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Monday, April 16, 2012

A Lesson in Creativity

For years I have built plastic model kits. I grew up in the back woods of Idaho and my folks, as poor as we were, managed to find and afford to enroll me in the model of the month club where each month I would get a new model, a newsletter with model building tips, a bottle of paint, and some little model building tool. Through those early years I built models to impress my parents, my brother and sister. Later in years to come I built models to impress others.

Many years later I found out my grandfather who lived in Missouri, as part of his rehab for being an alcoholic was a model builder. I eventually inherited his model building tool box and kit years after he died. In time building models with tools that were hand made, widdled down wooden clothes pins, hand made handles for the miniature files, and implements created out of pencils and scraps of wood, I realized he took as much care and skill creating his individual tools as he did building his models. I eventually quit building models for other people and started building them for myself. I started building scratch models from bits and pieces of things I found, used packaging, caps from bottles of all types, old toy pieces, and scraps from broken things I would run across.

I researched things I would like to build models of and collected the needed materials to recreate those things with pieces of other kits and the collection of scraps I picked up from everywhere. One example is the Montana Class Battleship! They were planned and never built. I found on the internet models the Navy commissioned and actual blue prints to be used for the ships. I have purchased three identical models of the USS Missouri Battleship to eventually cut in half and add the necessary space from the middle of another ships hull to get the right length. I will one of these days have a scale model of a ship that was planned but never built. That is creative in my book, a plastic model that will definitely be a one of a kind, a piece of history that was but unrealized.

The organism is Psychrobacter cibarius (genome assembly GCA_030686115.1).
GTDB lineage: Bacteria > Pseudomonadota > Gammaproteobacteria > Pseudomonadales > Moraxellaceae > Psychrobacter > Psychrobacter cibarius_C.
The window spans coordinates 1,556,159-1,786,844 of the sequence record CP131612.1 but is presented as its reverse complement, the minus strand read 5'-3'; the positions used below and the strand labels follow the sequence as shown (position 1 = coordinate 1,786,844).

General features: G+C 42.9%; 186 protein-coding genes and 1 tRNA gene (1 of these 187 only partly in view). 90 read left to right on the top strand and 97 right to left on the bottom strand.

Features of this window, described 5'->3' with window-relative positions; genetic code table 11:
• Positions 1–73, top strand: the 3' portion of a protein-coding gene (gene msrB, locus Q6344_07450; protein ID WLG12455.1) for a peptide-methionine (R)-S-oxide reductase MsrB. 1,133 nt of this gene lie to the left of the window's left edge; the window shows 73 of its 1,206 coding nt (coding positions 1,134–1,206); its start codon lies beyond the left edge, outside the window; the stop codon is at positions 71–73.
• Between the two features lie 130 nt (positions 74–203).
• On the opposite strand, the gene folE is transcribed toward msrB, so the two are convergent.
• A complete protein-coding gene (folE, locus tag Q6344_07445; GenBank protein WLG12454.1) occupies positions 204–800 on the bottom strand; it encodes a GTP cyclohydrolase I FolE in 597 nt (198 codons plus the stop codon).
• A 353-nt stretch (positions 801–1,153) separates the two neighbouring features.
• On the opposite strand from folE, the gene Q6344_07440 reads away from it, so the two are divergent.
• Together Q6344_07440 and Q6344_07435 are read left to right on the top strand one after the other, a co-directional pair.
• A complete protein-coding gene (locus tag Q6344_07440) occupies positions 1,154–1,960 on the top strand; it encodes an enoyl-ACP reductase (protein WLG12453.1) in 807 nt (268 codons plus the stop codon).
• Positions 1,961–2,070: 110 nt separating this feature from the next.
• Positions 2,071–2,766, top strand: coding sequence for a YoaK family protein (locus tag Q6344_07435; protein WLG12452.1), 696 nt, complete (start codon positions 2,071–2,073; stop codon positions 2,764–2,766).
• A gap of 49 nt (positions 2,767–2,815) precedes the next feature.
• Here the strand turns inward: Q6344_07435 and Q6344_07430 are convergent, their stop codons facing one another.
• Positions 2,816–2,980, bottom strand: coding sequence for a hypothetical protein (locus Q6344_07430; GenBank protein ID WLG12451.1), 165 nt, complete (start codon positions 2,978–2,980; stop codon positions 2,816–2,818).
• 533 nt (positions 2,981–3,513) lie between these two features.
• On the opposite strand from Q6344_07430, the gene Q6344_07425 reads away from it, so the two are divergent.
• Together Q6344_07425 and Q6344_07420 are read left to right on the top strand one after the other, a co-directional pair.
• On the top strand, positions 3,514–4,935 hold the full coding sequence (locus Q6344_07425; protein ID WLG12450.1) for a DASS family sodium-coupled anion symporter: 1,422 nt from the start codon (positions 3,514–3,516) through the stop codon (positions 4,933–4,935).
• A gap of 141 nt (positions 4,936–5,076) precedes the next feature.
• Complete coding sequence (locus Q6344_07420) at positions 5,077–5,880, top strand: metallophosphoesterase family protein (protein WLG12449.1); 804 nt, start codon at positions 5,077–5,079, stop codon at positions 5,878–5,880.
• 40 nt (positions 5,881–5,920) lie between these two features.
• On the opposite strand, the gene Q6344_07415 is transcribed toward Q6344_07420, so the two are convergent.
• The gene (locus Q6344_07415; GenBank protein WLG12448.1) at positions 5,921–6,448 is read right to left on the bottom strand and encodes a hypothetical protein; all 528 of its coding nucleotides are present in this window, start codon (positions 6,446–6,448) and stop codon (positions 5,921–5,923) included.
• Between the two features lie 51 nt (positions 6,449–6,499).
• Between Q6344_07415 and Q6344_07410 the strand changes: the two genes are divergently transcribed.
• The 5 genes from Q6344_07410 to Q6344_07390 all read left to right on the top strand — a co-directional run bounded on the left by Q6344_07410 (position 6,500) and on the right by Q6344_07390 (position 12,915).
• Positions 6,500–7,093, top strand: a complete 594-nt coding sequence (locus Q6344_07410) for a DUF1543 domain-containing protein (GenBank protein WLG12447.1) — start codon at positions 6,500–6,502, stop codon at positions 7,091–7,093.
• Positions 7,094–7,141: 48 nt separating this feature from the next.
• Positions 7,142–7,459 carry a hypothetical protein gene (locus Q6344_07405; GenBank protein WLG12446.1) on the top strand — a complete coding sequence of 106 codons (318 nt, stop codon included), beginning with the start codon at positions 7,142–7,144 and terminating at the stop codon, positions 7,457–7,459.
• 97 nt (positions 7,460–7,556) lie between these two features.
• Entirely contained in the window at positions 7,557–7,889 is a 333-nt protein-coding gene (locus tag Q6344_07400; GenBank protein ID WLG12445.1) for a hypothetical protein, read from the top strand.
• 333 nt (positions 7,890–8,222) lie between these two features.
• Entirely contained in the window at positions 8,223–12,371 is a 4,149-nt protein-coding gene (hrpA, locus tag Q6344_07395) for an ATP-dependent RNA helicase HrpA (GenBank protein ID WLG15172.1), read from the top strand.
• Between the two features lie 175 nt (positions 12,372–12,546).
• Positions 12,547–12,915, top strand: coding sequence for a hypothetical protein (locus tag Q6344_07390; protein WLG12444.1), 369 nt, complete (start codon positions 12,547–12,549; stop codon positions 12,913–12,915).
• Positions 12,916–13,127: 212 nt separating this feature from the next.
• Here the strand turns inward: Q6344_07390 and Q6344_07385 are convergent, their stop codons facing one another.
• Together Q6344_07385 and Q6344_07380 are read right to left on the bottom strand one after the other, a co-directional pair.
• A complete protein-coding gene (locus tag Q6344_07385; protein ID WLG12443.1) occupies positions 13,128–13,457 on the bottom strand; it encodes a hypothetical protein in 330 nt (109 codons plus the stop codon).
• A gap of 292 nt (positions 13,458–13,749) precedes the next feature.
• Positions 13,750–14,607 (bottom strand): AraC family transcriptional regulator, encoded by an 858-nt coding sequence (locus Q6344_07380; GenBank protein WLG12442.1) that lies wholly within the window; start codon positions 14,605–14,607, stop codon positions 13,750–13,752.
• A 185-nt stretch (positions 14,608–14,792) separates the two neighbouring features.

I built a model of the Wright Bros. Kitty Hawk, with plastic struts, card board, and string. I learned more about that plane and what the Wright Brothers were doing by building that model than I did from all of the pictures and books I have looked at and read through the years.

Do what you do for you!

Make it unique, make it yours, be creative, express yourself.

True masters of a craft put the same love and care into their tools and implements as they do their works of art.

For a person like me, the unrealized Engineer, fascinated by how and why things work the way they do, with an insatiable curiosity, and an anal retentive attention to detail building models is a natural extension of my desires, abilities, curiosity, and challenges me to figure things out, create the pieces and put them together in a way they work like the larger life like versions. The result is stunning unbelievable models that exceed my own ideals of what I expected. It has dawned on me that I apply these same principles to my writing.

I feel my writing originates from my curiosity, put together from bits and pieces I gather from all over throughout the different walks of my life. I make it creative, unique and mine. I write the stories I would love to read but haven’t been written yet. I frankly haven’t worked on my models since I started writing largely due to not having a dedicated place to set everything up and leave it up. When the day comes I design and build the room that will be my office when I stay home and write full time, it will contain my desk, computer, and stuff I use in my writing – It will have book shelves for my collection of beloved books I feel I can’t live without – and a table with my model stuff set out in a useable fashion with a model in progress at any given time with no deadline. Like my books my models will be a personal challenge to myself to extend my abilities and grow my skills to levels I don’t even know I have within me!

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